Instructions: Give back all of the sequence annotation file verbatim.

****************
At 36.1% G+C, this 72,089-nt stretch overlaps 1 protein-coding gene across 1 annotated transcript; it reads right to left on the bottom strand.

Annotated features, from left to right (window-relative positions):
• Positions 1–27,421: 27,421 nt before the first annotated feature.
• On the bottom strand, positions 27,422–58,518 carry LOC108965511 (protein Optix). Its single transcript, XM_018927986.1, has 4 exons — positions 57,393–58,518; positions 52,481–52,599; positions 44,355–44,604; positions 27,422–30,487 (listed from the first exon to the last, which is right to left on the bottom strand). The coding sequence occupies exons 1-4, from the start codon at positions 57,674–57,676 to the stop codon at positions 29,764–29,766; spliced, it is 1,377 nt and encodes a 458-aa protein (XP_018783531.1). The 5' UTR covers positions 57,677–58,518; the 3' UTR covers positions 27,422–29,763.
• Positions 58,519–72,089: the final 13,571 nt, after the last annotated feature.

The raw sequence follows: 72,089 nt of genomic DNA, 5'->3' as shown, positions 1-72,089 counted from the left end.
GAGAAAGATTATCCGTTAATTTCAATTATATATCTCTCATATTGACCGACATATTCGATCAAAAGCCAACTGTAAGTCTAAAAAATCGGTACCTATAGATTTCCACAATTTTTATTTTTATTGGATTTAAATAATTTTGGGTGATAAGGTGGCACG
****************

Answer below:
At 36.1% G+C, this 72,089-nt stretch overlaps 1 protein-coding gene across 1 annotated transcript; it reads right to left on the bottom strand.

Annotated features, from left to right (window-relative positions):
• Positions 1–27,421: 27,421 nt before the first annotated feature.
• On the bottom strand, positions 27,422–58,518 carry LOC108965511 (protein Optix). Its single transcript, XM_018927986.1, has 4 exons — positions 57,393–58,518; positions 52,481–52,599; positions 44,355–44,604; positions 27,422–30,487 (listed from the first exon to the last, which is right to left on the bottom strand). The coding sequence occupies exons 1-4, from the start codon at positions 57,674–57,676 to the stop codon at positions 29,764–29,766; spliced, it is 1,377 nt and encodes a 458-aa protein (XP_018783531.1). The 5' UTR covers positions 57,677–58,518; the 3' UTR covers positions 27,422–29,763.
• Positions 58,519–72,089: the final 13,571 nt, after the last annotated feature.

The raw sequence follows: 72,089 nt of genomic DNA, 5'->3' as shown, positions 1-72,089 counted from the left end.
GAGAAAGATTATCCGTTAATTTCAATTATATATCTCTCATATTGACCGACATATTCGATCAAAAGCCAACTGTAAGTCTAAAAAATCGGTACCTATAGATTTCCACAATTTTTATTTTTATTGGATTTAAATAATTTTGGGTGATAAGGTGGCACG